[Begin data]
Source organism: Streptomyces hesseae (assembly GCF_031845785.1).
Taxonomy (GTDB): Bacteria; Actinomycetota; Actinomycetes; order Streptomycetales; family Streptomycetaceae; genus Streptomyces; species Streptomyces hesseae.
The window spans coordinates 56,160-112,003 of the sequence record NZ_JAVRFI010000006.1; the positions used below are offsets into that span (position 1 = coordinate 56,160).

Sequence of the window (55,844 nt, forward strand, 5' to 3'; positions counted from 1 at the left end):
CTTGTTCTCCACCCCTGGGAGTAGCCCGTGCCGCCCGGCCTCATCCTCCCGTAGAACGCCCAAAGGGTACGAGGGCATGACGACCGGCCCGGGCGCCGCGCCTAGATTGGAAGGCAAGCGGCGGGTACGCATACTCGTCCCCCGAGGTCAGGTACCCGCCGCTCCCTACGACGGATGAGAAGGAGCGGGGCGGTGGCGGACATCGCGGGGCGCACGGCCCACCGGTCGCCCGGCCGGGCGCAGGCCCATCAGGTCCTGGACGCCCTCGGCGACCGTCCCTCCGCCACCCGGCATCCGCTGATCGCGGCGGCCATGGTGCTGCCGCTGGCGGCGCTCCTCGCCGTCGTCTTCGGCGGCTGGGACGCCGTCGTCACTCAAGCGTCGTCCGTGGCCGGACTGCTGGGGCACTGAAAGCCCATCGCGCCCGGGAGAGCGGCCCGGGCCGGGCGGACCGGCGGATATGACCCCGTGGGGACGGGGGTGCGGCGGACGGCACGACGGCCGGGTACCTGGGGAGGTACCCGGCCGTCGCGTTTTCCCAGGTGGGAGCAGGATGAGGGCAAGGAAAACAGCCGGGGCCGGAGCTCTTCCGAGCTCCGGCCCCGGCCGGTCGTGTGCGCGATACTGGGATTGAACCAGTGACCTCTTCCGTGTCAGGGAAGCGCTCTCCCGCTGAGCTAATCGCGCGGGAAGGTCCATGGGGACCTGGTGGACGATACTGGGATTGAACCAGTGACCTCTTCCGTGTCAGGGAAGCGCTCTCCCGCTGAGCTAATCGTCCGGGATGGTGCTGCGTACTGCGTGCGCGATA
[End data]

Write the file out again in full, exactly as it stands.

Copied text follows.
Source organism: Streptomyces hesseae (assembly GCF_031845785.1).
Taxonomy (GTDB): Bacteria; Actinomycetota; Actinomycetes; order Streptomycetales; family Streptomycetaceae; genus Streptomyces; species Streptomyces hesseae.
The window spans coordinates 56,160-112,003 of the sequence record NZ_JAVRFI010000006.1; the positions used below are offsets into that span (position 1 = coordinate 56,160).

Sequence of the window (55,844 nt, forward strand, 5' to 3'; positions counted from 1 at the left end):
CTTGTTCTCCACCCCTGGGAGTAGCCCGTGCCGCCCGGCCTCATCCTCCCGTAGAACGCCCAAAGGGTACGAGGGCATGACGACCGGCCCGGGCGCCGCGCCTAGATTGGAAGGCAAGCGGCGGGTACGCATACTCGTCCCCCGAGGTCAGGTACCCGCCGCTCCCTACGACGGATGAGAAGGAGCGGGGCGGTGGCGGACATCGCGGGGCGCACGGCCCACCGGTCGCCCGGCCGGGCGCAGGCCCATCAGGTCCTGGACGCCCTCGGCGACCGTCCCTCCGCCACCCGGCATCCGCTGATCGCGGCGGCCATGGTGCTGCCGCTGGCGGCGCTCCTCGCCGTCGTCTTCGGCGGCTGGGACGCCGTCGTCACTCAAGCGTCGTCCGTGGCCGGACTGCTGGGGCACTGAAAGCCCATCGCGCCCGGGAGAGCGGCCCGGGCCGGGCGGACCGGCGGATATGACCCCGTGGGGACGGGGGTGCGGCGGACGGCACGACGGCCGGGTACCTGGGGAGGTACCCGGCCGTCGCGTTTTCCCAGGTGGGAGCAGGATGAGGGCAAGGAAAACAGCCGGGGCCGGAGCTCTTCCGAGCTCCGGCCCCGGCCGGTCGTGTGCGCGATACTGGGATTGAACCAGTGACCTCTTCCGTGTCAGGGAAGCGCTCTCCCGCTGAGCTAATCGCGCGGGAAGGTCCATGGGGACCTGGTGGACGATACTGGGATTGAACCAGTGACCTCTTCCGTGTCAGGGAAGCGCTCTCCCGCTGAGCTAATCGTCCGGGATGGTGCTGCGTACTGCGTGCGCGATA